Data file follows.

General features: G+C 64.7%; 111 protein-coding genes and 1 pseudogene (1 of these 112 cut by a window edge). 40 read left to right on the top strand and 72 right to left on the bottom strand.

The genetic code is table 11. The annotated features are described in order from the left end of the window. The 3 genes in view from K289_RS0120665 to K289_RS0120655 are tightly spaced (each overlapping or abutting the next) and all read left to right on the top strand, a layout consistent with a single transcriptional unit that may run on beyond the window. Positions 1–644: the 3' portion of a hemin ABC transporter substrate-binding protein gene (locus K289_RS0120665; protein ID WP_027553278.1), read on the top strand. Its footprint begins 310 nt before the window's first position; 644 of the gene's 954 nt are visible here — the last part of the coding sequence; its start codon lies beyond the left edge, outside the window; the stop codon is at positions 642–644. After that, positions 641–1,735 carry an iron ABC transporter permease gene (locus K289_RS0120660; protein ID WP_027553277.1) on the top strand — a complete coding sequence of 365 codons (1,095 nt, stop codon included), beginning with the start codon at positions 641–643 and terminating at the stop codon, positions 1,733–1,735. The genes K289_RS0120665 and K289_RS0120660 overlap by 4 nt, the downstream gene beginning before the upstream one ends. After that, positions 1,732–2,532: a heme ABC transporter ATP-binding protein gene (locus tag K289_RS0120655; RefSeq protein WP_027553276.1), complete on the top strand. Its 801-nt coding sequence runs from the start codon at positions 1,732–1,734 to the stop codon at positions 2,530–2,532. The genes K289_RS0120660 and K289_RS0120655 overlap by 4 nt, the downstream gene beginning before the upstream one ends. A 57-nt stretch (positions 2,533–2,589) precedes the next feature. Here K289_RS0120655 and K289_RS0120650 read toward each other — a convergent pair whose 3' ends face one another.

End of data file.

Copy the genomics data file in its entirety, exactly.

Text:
General features: G+C 64.7%; 111 protein-coding genes and 1 pseudogene (1 of these 112 cut by a window edge). 40 read left to right on the top strand and 72 right to left on the bottom strand.

The genetic code is table 11. The annotated features are described in order from the left end of the window. The 3 genes in view from K289_RS0120665 to K289_RS0120655 are tightly spaced (each overlapping or abutting the next) and all read left to right on the top strand, a layout consistent with a single transcriptional unit that may run on beyond the window. Positions 1–644: the 3' portion of a hemin ABC transporter substrate-binding protein gene (locus K289_RS0120665; protein ID WP_027553278.1), read on the top strand. Its footprint begins 310 nt before the window's first position; 644 of the gene's 954 nt are visible here — the last part of the coding sequence; its start codon lies beyond the left edge, outside the window; the stop codon is at positions 642–644. After that, positions 641–1,735 carry an iron ABC transporter permease gene (locus K289_RS0120660; protein ID WP_027553277.1) on the top strand — a complete coding sequence of 365 codons (1,095 nt, stop codon included), beginning with the start codon at positions 641–643 and terminating at the stop codon, positions 1,733–1,735. The genes K289_RS0120665 and K289_RS0120660 overlap by 4 nt, the downstream gene beginning before the upstream one ends. After that, positions 1,732–2,532: a heme ABC transporter ATP-binding protein gene (locus tag K289_RS0120655; RefSeq protein WP_027553276.1), complete on the top strand. Its 801-nt coding sequence runs from the start codon at positions 1,732–1,734 to the stop codon at positions 2,530–2,532. The genes K289_RS0120660 and K289_RS0120655 overlap by 4 nt, the downstream gene beginning before the upstream one ends. A 57-nt stretch (positions 2,533–2,589) precedes the next feature. Here K289_RS0120655 and K289_RS0120650 read toward each other — a convergent pair whose 3' ends face one another.